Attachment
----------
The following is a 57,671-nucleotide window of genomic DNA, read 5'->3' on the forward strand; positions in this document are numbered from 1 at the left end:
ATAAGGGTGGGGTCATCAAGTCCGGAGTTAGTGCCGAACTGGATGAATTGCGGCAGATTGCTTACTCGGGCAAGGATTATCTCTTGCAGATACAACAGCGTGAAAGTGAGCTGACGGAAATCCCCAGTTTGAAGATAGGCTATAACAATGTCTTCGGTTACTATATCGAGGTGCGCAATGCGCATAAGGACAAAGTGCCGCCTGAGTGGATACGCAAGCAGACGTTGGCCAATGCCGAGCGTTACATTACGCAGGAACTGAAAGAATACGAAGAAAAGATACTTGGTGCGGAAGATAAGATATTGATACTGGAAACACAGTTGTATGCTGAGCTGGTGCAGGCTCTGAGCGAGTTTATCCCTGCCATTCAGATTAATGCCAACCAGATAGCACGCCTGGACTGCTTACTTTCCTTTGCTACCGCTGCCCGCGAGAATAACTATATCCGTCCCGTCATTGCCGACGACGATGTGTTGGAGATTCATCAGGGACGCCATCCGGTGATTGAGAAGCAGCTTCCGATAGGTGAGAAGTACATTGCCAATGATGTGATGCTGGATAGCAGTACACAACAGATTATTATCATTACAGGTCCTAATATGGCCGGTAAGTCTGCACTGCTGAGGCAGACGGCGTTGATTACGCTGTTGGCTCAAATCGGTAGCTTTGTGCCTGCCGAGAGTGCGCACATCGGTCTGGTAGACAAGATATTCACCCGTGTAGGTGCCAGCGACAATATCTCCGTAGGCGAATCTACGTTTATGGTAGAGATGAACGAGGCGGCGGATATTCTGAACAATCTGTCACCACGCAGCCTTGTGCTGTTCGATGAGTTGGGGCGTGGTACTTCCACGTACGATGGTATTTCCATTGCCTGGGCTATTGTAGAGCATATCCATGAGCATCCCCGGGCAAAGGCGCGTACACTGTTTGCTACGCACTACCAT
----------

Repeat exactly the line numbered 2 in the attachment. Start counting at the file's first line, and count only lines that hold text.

ATAAGGGTGGGGTCATCAAGTCCGGAGTTAGTGCCGAACTGGATGAATTGCGGCAGATTGCTTACTCGGGCAAGGATTATCTCTTGCAGATACAACAGCGTGAAAGTGAGCTGACGGAAATCCCCAGTTTGAAGATAGGCTATAACAATGTCTTCGGTTACTATATCGAGGTGCGCAATGCGCATAAGGACAAAGTGCCGCCTGAGTGGATACGCAAGCAGACGTTGGCCAATGCCGAGCGTTACATTACGCAGGAACTGAAAGAATACGAAGAAAAGATACTTGGTGCGGAAGATAAGATATTGATACTGGAAACACAGTTGTATGCTGAGCTGGTGCAGGCTCTGAGCGAGTTTATCCCTGCCATTCAGATTAATGCCAACCAGATAGCACGCCTGGACTGCTTACTTTCCTTTGCTACCGCTGCCCGCGAGAATAACTATATCCGTCCCGTCATTGCCGACGACGATGTGTTGGAGATTCATCAGGGACGCCATCCGGTGATTGAGAAGCAGCTTCCGATAGGTGAGAAGTACATTGCCAATGATGTGATGCTGGATAGCAGTACACAACAGATTATTATCATTACAGGTCCTAATATGGCCGGTAAGTCTGCACTGCTGAGGCAGACGGCGTTGATTACGCTGTTGGCTCAAATCGGTAGCTTTGTGCCTGCCGAGAGTGCGCACATCGGTCTGGTAGACAAGATATTCACCCGTGTAGGTGCCAGCGACAATATCTCCGTAGGCGAATCTACGTTTATGGTAGAGATGAACGAGGCGGCGGATATTCTGAACAATCTGTCACCACGCAGCCTTGTGCTGTTCGATGAGTTGGGGCGTGGTACTTCCACGTACGATGGTATTTCCATTGCCTGGGCTATTGTAGAGCATATCCATGAGCATCCCCGGGCAAAGGCGCGTACACTGTTTGCTACGCACTACCAT